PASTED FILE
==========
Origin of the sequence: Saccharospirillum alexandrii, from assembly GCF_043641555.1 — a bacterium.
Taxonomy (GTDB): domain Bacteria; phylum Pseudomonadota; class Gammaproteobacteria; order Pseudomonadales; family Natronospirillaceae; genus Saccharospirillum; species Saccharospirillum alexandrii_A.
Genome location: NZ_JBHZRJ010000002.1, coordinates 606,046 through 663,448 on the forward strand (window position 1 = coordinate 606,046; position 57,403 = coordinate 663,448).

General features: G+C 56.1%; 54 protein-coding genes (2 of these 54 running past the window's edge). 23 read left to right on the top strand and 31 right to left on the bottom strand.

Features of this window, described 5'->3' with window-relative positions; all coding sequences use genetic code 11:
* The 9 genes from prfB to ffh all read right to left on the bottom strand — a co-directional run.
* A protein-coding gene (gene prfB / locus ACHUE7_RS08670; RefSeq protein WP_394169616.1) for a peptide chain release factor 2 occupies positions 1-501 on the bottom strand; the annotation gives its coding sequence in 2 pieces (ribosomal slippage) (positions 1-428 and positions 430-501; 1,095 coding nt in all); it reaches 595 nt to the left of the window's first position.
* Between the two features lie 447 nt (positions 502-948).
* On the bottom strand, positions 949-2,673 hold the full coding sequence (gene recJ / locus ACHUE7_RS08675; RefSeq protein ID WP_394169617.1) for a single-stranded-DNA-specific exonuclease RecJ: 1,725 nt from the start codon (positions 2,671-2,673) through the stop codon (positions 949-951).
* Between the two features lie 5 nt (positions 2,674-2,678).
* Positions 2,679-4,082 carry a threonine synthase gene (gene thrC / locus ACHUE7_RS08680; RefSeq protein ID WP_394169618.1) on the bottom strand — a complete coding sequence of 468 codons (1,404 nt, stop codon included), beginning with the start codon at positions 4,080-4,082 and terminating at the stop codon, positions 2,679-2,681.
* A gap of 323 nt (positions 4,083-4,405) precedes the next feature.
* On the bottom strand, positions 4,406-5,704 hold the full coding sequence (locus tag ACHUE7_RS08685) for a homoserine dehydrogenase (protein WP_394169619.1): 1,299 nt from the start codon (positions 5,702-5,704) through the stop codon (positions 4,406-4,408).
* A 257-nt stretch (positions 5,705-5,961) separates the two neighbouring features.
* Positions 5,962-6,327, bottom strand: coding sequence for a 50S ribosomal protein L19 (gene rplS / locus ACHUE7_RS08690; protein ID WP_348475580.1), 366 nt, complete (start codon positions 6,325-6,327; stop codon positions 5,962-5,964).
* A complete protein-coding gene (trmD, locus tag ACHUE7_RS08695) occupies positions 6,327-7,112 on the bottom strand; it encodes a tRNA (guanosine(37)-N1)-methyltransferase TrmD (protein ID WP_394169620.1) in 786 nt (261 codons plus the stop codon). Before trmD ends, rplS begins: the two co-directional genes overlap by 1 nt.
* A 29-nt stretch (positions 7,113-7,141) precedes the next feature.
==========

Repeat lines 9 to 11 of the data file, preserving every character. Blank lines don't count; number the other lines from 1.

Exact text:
* On the bottom strand, positions 949-2,673 hold the full coding sequence (gene recJ / locus ACHUE7_RS08675; RefSeq protein ID WP_394169617.1) for a single-stranded-DNA-specific exonuclease RecJ: 1,725 nt from the start codon (positions 2,671-2,673) through the stop codon (positions 949-951).
* Between the two features lie 5 nt (positions 2,674-2,678).
* Positions 2,679-4,082 carry a threonine synthase gene (gene thrC / locus ACHUE7_RS08680; RefSeq protein ID WP_394169618.1) on the bottom strand — a complete coding sequence of 468 codons (1,404 nt, stop codon included), beginning with the start codon at positions 4,080-4,082 and terminating at the stop codon, positions 2,679-2,681.